Sunday, March 3, 2013

Stemless reverse total shoulder

Results of a stemless reverse shoulder prosthesis at more than 58 months mean without loosening

This is a case series authored by a surgeon receiving royalties and consultant payments from the company making the stemless reverse used in this series. Fifty-six implants were reviewed at a mean of 58 months (38-95). During the same time interval 15 stemmed implants were used for revision and proximal humeral fracture. Patient age averaged 74 years. 59% had cuff tear arthropathy and 36% had massive cuff tears.

 There was substantial improvement in the Constant-Murley and Oxford Shoulder scores and an improvement in active forward flexion. No humeral loosening was observed. The complications included a metaphyseal-diaphyseal humeral bone crack without consequence, five cases of scapular notching, a superficial infection, a hematoma requiring surgical evacuation, a ruptured subscapularis, a stress fracture of the acromion at 4 years.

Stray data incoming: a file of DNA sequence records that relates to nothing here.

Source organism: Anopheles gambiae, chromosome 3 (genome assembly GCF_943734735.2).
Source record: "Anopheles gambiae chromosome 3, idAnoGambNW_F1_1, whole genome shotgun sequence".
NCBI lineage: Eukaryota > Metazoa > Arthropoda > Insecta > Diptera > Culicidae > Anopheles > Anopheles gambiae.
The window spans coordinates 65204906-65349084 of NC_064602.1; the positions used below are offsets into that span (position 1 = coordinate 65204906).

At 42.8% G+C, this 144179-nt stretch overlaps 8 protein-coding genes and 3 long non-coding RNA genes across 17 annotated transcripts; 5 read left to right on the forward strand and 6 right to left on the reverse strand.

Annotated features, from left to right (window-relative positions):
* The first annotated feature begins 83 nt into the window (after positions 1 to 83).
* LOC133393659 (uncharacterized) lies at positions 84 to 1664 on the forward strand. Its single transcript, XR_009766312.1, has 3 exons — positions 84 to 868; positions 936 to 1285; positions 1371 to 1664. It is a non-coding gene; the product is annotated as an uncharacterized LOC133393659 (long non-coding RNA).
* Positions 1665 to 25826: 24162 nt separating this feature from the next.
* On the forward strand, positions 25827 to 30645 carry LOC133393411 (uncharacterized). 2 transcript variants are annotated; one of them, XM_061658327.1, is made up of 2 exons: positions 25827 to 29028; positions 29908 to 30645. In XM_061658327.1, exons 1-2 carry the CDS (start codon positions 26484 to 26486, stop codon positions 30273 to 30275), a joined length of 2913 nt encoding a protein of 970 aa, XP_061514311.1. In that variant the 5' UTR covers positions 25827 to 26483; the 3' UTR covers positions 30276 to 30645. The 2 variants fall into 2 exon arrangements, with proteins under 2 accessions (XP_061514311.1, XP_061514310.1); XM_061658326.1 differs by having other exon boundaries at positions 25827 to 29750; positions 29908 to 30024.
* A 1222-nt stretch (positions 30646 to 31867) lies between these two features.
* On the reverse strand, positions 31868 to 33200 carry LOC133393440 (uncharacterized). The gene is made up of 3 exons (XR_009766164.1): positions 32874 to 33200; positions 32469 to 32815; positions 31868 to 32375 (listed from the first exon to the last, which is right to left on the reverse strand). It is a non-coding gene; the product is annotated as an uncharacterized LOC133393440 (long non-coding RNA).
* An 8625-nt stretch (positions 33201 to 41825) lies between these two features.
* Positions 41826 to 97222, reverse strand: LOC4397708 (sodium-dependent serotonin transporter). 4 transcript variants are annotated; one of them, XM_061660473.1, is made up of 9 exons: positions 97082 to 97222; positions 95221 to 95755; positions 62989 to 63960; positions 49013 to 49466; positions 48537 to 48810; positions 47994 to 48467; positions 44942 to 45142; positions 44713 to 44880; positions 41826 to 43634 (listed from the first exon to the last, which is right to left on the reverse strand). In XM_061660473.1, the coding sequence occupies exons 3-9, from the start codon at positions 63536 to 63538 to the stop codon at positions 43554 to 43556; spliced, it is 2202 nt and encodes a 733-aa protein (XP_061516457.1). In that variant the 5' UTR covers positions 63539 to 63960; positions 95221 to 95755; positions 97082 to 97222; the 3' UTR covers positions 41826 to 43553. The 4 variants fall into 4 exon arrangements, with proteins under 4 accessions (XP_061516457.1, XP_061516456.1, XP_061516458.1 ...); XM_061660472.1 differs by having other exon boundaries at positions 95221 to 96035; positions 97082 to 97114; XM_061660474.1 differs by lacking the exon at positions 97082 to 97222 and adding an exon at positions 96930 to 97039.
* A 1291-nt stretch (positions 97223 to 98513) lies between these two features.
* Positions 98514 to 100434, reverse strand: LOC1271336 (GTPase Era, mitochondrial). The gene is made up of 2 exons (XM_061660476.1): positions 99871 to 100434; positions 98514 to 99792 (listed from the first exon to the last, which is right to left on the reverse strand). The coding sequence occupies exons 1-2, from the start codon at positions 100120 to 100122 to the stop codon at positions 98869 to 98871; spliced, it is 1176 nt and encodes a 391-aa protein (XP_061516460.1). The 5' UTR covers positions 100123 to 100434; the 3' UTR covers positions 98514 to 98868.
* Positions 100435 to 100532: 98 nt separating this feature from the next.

Revision surgery was performed in 4 cases. Dissociation of the glenoid components occurred in three cases. Three cases were revised to stemmed reverse implants. One had a implant removal. 

The authors state that the issue of glenoid component dissociation has been addressed by the manufacturer.
This is an interesting option for primary reverse total shoulders provided the bone stock is of sufficient quality. The surgeon author for this series has achieved some impressive results with this prosthesis.


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